No, Anne Pacéo is not a "jazz drummer" like the others. Nothing surprising then that her fourth album is also … different? With Circles, stylistic borders fade, received ideas crumble and creativity turbines at full throttle! Between songs and instrumental thrusts, telluric rhythms and libertarian breaths, these Circles unfold an organic groove, poetic and inspired. Solidly anchored in the current jazz scene but always eager for "other" collaborations, as was the case with Jeanne Added, Mélissa Laveaux and China Mose, Anne Paceo surrounded herself here with singer Leila Martial, saxophonist Emile Parisien and Tony Paeleman for keyboards. The drummer says it herself, this opus was designed differently. "Circles is the culmination of a long-term success over the last four years..
Reissue with the latest remastering. Features original cover artwork. Comes with a descripton in Japanese. The title alone is more than enough to win us over here – as it's a great Duke Pearson composition that turns out to be a wonderful showcase for the most lyrical modes of pianist John Hicks! That tune's the leadoff, and it really sets the tone for the record – a gently soulful set that has Hicks working in a wonderful trio with Ray Drummond on bass and Idris Muhammad on drums – both players with a warmly melodic feel, especially Drummond – who seems to create this resonance with John's piano. Titles include "Is That So", "Emily", "Yesterdays", "I'll Remember April", "Sonnymoon For Two", and "April Eyes".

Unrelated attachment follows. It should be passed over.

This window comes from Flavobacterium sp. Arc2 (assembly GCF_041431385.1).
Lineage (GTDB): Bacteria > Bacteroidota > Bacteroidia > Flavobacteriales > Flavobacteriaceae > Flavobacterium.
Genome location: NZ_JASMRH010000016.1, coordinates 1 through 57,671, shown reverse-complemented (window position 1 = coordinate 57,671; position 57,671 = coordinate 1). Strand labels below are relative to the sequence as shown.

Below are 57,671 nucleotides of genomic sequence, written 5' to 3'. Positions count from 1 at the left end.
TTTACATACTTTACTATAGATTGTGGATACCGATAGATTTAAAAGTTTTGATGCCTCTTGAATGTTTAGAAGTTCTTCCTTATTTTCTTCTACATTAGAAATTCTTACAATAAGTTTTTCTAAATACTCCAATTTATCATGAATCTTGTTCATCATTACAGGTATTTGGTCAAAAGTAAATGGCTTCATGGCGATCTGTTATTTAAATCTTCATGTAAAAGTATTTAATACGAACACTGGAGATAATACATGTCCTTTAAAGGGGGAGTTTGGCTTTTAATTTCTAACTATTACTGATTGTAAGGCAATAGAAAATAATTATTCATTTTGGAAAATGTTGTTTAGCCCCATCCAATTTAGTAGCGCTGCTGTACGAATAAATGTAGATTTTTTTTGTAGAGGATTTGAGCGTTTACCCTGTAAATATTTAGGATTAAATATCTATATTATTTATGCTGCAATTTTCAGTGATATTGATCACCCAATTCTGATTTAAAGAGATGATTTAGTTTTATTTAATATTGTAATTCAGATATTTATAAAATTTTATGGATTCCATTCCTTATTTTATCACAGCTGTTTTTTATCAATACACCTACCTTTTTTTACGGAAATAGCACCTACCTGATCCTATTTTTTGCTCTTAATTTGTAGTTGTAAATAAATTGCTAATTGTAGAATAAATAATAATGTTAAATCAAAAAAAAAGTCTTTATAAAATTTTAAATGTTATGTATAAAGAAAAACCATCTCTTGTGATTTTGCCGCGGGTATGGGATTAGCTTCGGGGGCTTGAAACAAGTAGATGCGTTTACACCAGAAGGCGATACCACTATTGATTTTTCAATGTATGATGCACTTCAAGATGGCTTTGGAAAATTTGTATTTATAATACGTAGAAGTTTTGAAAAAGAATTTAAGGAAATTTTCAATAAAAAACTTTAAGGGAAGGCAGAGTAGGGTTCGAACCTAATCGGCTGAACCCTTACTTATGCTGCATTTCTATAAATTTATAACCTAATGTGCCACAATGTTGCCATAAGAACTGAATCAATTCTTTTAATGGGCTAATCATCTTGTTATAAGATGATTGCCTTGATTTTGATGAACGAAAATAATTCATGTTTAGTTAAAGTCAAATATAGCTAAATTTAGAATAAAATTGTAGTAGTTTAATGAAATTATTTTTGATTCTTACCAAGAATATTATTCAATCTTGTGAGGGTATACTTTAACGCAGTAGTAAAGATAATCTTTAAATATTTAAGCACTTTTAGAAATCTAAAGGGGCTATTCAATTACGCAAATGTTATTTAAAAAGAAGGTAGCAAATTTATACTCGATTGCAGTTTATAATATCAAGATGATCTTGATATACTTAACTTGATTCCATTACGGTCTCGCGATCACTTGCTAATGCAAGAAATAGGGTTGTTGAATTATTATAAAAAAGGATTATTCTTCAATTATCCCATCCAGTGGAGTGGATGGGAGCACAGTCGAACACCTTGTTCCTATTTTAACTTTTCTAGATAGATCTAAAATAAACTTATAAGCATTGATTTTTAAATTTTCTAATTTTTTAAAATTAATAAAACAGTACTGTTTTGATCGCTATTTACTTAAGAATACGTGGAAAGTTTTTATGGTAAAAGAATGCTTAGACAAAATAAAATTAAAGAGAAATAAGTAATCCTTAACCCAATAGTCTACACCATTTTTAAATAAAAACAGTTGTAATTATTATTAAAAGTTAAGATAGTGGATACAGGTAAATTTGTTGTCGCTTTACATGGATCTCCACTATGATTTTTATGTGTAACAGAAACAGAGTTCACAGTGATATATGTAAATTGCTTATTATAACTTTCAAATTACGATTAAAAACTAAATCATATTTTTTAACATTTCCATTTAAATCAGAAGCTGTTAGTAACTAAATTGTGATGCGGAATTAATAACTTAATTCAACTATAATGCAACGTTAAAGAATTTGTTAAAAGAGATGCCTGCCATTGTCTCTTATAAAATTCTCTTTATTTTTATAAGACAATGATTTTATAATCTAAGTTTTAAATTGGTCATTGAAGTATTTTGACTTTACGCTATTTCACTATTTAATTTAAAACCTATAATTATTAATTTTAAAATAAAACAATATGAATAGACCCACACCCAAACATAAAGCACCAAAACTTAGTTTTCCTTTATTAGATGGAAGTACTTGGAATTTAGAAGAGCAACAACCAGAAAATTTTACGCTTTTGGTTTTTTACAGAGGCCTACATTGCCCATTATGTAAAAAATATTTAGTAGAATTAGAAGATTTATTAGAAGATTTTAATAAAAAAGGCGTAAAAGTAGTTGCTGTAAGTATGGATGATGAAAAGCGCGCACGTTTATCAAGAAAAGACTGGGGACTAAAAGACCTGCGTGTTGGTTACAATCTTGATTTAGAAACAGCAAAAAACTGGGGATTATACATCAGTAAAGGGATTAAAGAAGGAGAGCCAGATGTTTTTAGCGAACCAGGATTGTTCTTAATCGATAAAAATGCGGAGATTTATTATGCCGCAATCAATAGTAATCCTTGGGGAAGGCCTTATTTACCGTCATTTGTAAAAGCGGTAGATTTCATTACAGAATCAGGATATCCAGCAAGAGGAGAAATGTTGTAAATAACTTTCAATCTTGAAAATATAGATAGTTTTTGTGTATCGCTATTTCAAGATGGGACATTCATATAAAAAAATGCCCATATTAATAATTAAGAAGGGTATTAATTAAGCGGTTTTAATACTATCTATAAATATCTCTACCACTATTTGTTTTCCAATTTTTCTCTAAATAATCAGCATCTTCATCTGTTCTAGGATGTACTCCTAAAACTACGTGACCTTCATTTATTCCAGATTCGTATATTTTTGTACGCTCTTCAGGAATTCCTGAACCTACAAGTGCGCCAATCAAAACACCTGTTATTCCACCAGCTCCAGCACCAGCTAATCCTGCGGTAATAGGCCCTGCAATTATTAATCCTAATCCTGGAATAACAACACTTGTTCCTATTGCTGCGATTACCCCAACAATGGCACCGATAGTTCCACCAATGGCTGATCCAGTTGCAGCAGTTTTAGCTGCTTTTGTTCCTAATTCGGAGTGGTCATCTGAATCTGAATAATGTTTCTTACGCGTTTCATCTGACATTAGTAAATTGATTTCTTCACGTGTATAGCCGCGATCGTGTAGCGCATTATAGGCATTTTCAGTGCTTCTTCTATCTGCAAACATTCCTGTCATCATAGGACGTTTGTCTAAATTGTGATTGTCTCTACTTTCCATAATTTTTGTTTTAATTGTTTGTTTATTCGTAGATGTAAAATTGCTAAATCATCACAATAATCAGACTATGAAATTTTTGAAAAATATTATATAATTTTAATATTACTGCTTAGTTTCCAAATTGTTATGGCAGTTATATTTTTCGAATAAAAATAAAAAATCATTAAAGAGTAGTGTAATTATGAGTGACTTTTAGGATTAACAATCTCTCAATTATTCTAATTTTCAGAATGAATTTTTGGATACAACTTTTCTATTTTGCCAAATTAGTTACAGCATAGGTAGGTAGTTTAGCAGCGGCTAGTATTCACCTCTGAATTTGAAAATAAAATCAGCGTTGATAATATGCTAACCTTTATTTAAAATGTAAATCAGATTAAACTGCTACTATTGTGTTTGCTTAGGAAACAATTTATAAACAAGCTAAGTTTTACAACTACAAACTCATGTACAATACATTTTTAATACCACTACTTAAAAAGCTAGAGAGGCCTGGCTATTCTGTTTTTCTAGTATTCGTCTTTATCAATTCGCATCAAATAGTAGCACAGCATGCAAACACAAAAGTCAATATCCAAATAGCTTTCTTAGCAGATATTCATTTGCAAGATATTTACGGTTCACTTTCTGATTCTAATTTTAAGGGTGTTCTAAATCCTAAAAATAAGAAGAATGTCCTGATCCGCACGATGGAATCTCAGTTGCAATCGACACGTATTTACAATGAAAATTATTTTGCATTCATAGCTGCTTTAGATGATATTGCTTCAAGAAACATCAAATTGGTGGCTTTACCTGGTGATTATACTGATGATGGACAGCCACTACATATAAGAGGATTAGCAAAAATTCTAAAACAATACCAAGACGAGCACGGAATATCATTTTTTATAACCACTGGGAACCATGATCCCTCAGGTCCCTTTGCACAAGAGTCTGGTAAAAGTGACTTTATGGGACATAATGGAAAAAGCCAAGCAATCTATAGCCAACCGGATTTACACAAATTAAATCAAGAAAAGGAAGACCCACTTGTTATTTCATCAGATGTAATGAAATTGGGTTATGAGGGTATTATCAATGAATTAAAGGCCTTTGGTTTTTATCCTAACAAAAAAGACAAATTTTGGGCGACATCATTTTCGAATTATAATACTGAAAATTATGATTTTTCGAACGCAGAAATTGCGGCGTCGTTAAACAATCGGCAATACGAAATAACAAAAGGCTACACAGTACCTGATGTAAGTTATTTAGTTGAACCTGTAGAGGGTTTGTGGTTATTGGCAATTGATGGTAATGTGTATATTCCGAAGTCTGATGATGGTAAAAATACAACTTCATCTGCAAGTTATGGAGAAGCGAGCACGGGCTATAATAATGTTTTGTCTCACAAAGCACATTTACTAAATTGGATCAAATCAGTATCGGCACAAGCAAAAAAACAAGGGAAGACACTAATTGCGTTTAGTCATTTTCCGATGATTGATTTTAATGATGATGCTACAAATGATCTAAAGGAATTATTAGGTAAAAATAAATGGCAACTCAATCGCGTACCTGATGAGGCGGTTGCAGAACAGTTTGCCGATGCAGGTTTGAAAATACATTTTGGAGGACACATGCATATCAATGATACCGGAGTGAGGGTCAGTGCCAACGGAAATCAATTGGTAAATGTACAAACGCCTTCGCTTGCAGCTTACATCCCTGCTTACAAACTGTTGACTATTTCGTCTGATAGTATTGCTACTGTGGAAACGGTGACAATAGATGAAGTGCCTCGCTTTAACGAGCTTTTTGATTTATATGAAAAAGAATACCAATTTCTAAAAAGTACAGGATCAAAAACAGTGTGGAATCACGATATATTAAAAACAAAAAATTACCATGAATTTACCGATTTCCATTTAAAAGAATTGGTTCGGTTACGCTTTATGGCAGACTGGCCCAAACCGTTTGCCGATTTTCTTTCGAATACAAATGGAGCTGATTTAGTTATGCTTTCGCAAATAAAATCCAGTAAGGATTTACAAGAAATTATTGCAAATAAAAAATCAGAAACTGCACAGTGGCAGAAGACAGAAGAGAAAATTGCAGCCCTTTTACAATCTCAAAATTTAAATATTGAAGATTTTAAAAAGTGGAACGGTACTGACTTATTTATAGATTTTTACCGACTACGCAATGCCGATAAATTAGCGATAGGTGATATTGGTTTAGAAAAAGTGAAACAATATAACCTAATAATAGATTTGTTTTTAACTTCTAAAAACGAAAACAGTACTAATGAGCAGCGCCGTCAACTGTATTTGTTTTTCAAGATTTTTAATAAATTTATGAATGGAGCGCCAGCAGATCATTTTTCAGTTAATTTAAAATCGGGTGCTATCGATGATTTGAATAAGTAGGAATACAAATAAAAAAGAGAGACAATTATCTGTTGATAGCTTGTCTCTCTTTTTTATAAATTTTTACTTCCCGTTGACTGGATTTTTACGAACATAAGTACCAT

In typical Fantasy Records aplomb, this four-CD set collects the eight albums which the Modern Jazz Quartet either mentored or collaborated on during their tenure at the commencement and nadir of their reign as jazz's premier chamber ensemble. Beginning with the 1952 issue of Modern Jazz Quartet/Milt Jackson Quintet recording (the earlier Milt Jackson Quartet sides are not here for obvious reasons, as the band did not commence its fully developed form on them) featuring original drummer Kenny Clarke before Connie Kay replaced him, and ending with This One's For Basie in 1985; the association the MJQ had with Prestige was a monumental one.
The original Chico Hamilton Quintet was one of the last significant West Coast jazz bands of the cool era. Consisting of Buddy Collette on reeds (flute, clarinet, alto, and tenor), guitarist Jim Hall, bassist Carson Smith, and the drummer/leader, the most distinctive element in the group's identity was cellist Fred Katz. The band could play quite softly, blending together elements of bop and classical music into their popular sound and occupying their own niche. This six-CD, limited-edition box set from 1997 starts off with a Hamilton drum solo from a 1954 performance with the Gerry Mulligan Quartet; it contains three full albums and many previously unreleased numbers) by the original Chico Hamilton band and also has quite a few titles from the second Hamilton group (which has Paul Horn and John Pisano in the places of Collette and Hall).